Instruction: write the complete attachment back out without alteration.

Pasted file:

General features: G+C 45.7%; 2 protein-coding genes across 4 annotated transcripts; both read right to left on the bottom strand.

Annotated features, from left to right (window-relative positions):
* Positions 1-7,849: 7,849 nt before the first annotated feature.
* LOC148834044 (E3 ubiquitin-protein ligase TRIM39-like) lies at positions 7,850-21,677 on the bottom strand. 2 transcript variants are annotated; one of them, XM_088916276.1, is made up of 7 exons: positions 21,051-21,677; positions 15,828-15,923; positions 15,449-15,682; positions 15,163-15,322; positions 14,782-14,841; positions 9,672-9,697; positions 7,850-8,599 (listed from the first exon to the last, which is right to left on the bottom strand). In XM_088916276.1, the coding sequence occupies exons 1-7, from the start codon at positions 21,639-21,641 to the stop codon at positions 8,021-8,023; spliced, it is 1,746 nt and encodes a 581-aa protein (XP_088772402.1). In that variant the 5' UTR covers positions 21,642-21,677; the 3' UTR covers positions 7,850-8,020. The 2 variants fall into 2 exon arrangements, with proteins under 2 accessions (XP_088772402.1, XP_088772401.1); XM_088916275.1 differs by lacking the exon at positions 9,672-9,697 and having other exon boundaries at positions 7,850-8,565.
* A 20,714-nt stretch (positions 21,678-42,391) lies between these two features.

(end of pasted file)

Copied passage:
General features: G+C 45.7%; 2 protein-coding genes across 4 annotated transcripts; both read right to left on the bottom strand.

Annotated features, from left to right (window-relative positions):
* Positions 1-7,849: 7,849 nt before the first annotated feature.
* LOC148834044 (E3 ubiquitin-protein ligase TRIM39-like) lies at positions 7,850-21,677 on the bottom strand. 2 transcript variants are annotated; one of them, XM_088916276.1, is made up of 7 exons: positions 21,051-21,677; positions 15,828-15,923; positions 15,449-15,682; positions 15,163-15,322; positions 14,782-14,841; positions 9,672-9,697; positions 7,850-8,599 (listed from the first exon to the last, which is right to left on the bottom strand). In XM_088916276.1, the coding sequence occupies exons 1-7, from the start codon at positions 21,639-21,641 to the stop codon at positions 8,021-8,023; spliced, it is 1,746 nt and encodes a 581-aa protein (XP_088772402.1). In that variant the 5' UTR covers positions 21,642-21,677; the 3' UTR covers positions 7,850-8,020. The 2 variants fall into 2 exon arrangements, with proteins under 2 accessions (XP_088772402.1, XP_088772401.1); XM_088916275.1 differs by lacking the exon at positions 9,672-9,697 and having other exon boundaries at positions 7,850-8,565.
* A 20,714-nt stretch (positions 21,678-42,391) lies between these two features.